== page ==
16 personalities is an English company that has been doing research on personality for more than ten years. The test they offer on their website is translated into more than 35 languages and it is the most translated of the major personality tests on the Internet. With just over 50 statements to sort between different levels of agreement, 16 personalities offers an insight into how the resulting personality influences different areas of human life. In addition, by entering its Premium option, you can keep up to date with new updates and exclusive material to keep getting to know yourself.
We wanted to know a little more about this project and, kindly, they opened the doors of their office in Cambridge (via email) and answered our questions. Here a little more about "16 personalities":
Question: How and when was this project's idea started? How many people work on this project? Which are their specialties/departments?
Anwer: We are a small, private company composed of a group of writers and researchers with varying credentials and experience, including advanced degrees in data analysis, writing, and psychology/psychotherapy. You can see our 'picture' on our Contact page. Yes, that's our whole team -- including writers, researchers, programmer/database managers, designers, project management, and community support. Our company has grown to its current size across the last decade.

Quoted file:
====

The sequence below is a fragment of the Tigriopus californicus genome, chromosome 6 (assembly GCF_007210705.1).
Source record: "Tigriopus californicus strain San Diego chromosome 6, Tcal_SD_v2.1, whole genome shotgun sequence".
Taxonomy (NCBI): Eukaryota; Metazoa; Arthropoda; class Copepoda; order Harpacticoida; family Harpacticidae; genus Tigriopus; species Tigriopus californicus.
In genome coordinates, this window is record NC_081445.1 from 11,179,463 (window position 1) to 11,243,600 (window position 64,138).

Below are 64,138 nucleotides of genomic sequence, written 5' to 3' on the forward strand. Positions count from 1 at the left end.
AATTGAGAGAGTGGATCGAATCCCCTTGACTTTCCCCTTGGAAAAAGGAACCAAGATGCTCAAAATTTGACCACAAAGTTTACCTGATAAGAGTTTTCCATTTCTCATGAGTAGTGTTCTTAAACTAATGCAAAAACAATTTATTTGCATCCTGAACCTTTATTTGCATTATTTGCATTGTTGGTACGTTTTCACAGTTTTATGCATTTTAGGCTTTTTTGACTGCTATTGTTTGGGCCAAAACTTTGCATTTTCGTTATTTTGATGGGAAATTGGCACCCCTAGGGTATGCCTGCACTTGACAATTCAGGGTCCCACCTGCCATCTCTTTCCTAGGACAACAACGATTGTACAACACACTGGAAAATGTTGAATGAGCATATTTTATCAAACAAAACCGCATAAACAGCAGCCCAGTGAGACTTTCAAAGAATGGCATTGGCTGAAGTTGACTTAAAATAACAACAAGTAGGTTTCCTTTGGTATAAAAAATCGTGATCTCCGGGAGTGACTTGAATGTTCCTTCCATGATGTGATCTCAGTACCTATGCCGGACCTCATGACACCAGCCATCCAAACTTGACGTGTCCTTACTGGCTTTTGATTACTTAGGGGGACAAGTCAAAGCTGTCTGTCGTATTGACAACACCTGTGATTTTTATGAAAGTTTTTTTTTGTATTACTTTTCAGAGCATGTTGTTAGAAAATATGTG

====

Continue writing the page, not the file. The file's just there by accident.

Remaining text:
Q: How is the process of collecting all the data? Is it the same in every country? "16 personalities" is a website with over 35 language versions all around the world. Did you imagine at the beginning this was going to happen?
A: We offer our test for free, only on our website, and now, as you see, in a number of different languages. This allows for easy access globally to anyone with online access. We found this to be the easiest and most cost-effective way to collect and compile the test results in a digital format. This also allows people to complete the test completely anonymously and for us to analyze the large volume of test results efficiently. We had always hoped it would have a global reach, but it has certainly taken a bit of time to compile the various language versions. We still continue to do research and work on all the language versions.